The Khadi Knot in Our Jeans

In the past 71 years, the highest, single-digit growth rate for this national fabric has been 8%

First the good news.
A clutch of international brands, namely Gap Inc, Levi’s and Patagonia in the USA; C&A and H&M from Europe; besides Japan in Asia have evinced interest in Arvind’s Khadi-Denims, a product it has been developing for the past five years, in association with the Khadi and Village Industries Commission (KVIC).

The 100% eco-friendly, hand-spun, bucket-dyed fabric sourced from artisanal communities in India’s villages, also won an award for the Best Fabric, at the Global Denim Awards held in Amsterdam, this year. But the good news ends here.
Now the bad news.

Technically, any hand-processed fabric is Khadi. But under the Khadi Mark Regulations Act, 2013, the KVIC, a statutory body formed by the Indian government in 1956 alone has the authority to verify the genuineness of a Khadi product.
This is a big dis-incentive for any brand, serious about working with Khadi. A walk into a KVIC outlet will reveal that the agency is stuck in a time-wrap, and ridden with abject bureaucratic hurdles. Any attempt at eliciting any information from KVIC proved futile for this correspondent for over one month, despite two physical visits to their Bombay office and several phone calls to the chairman’s office in Delhi.

Arvind has entered into a fixed-term, renewable contract with KVIC, and is permitted to use the Khadi mark on their Denim product, which, as an outcome of a completely hand-based work process is very premium and non-suitable for mass consumption.

“We are not focusing on high commercial leverage from this product category,” admits Aamir Akhtar, CEO, Denims, Arvind Ltd. Positioning it in the B2B space, Arvind is presently working with its global and domestic partners, who value sustainability in this premium fabric.

“Within its artisanal technical limitations, we are focussed on consistently expanding the product line across indigo and Ecru Shirt weights and Bottom Weights, says Akhtar.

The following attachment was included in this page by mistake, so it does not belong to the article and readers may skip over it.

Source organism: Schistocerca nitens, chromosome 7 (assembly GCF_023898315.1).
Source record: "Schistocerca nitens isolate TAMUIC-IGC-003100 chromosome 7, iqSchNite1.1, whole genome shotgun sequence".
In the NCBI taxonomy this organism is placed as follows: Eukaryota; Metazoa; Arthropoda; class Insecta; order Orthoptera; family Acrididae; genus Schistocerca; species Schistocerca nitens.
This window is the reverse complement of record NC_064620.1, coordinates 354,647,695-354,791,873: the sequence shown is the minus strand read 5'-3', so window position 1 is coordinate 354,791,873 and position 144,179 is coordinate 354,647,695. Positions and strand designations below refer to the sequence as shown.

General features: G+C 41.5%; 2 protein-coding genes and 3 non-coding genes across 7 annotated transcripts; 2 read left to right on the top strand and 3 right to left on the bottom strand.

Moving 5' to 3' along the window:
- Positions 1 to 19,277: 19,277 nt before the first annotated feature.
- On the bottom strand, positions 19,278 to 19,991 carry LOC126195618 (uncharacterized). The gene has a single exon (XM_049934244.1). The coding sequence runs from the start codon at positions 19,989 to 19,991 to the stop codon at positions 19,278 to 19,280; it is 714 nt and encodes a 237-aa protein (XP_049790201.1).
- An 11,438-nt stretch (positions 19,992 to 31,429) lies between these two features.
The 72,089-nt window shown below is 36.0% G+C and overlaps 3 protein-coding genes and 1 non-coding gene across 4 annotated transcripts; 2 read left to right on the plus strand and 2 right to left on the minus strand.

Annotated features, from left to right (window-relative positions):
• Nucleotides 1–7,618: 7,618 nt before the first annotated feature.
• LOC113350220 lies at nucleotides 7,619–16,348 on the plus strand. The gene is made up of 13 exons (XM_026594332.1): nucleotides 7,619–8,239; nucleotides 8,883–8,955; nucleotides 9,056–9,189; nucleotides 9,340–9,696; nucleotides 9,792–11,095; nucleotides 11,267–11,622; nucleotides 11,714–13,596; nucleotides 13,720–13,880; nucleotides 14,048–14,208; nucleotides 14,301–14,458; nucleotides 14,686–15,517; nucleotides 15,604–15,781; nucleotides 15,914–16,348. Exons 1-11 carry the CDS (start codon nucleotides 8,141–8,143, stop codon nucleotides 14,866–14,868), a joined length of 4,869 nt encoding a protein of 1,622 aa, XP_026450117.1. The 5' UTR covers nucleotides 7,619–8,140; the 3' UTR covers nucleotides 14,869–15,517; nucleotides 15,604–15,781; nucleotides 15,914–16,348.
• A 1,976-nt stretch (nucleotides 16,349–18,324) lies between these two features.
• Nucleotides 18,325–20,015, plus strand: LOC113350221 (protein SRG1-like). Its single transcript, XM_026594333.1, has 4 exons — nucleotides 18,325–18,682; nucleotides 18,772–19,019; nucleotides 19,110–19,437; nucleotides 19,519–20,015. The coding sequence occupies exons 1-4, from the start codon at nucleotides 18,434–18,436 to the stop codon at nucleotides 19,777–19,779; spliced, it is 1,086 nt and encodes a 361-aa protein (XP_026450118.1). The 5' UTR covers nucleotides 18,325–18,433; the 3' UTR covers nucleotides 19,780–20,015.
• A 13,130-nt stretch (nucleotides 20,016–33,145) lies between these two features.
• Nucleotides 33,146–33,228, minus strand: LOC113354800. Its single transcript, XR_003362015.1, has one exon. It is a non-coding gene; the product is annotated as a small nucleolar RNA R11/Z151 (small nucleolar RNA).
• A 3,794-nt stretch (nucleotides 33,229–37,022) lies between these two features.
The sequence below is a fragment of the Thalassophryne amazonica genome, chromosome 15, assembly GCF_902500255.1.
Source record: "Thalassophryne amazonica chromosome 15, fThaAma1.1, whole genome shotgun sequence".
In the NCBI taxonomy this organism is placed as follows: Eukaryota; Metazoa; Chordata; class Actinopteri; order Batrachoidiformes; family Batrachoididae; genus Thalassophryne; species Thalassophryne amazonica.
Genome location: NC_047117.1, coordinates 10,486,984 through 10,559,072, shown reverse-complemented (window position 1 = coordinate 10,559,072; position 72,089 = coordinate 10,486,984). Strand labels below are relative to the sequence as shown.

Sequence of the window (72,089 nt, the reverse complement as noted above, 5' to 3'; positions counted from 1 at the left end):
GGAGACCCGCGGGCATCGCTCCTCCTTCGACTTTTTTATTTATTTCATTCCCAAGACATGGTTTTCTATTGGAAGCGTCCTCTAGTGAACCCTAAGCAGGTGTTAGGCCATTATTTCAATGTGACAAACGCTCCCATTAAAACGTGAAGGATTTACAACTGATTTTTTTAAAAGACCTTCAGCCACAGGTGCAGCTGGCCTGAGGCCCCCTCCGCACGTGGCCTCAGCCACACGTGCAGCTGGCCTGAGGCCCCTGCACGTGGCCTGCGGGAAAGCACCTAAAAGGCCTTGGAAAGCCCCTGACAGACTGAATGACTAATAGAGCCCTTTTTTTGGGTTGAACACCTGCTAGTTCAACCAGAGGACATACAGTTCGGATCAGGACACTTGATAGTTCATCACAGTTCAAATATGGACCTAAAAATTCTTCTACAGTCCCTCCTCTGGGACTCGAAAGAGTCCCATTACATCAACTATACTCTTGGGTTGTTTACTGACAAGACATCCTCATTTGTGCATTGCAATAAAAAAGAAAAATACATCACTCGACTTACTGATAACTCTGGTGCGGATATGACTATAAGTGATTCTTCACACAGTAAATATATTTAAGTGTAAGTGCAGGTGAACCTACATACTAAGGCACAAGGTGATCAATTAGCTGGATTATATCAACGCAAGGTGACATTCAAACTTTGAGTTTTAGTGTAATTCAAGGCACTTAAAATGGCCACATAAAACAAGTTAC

Testifying to a slow resurgence of interest in Khadi –that presently contributes only 2% to textile sales in India – last year, Raymond also signed an MoU with KVIC to launch ‘Khadi by Raymond’ label that is presently being retailed at all Raymond stores and KVIC outlets.

“Raymond has purchased over 2.5 lakh grey fabric from us, and Arvind has plans to purchase another one million metres, every year,” Sanjeev K Jha, KVIC’s media handler’s note to this reporter revealed. Another release issued by KVIC mentions that Aditya Birla Fashion and Retail Limited (ABFRL) is also developing a ‘Khadi Peter England’ collection, while Delhi-based National Institute of Fashion Design (NIFT) is giving design interventions and training to Khadi artisans.

Meanwhile, KVIC has also inked a few MoUs with retailers like Globus, a unit of the Raheja Group for opening a chain of Khadi Korners in Noida, Ahmedabad and Mumbai, and Future Group’s Big Bazaar for retailing KVIC-tagged products at Big Bazar stores in Mumbai.

Despite all these efforts, Khadi sales in FY 2017-2018, under KVIC are a shame — Rs 2,007 crore – compared to the size of the apparel market, estimated to be worth Rs 41,66,500 crore (US $641 billion) in 2016.

Nonetheless, given the right direction and push, Khadi-denims could easily be positioned as the most sustainable denim fabric on the planet, made the same way as it has been for centuries, with virtually no energy consumption at any stage of its production process.

Radhika Sachdev


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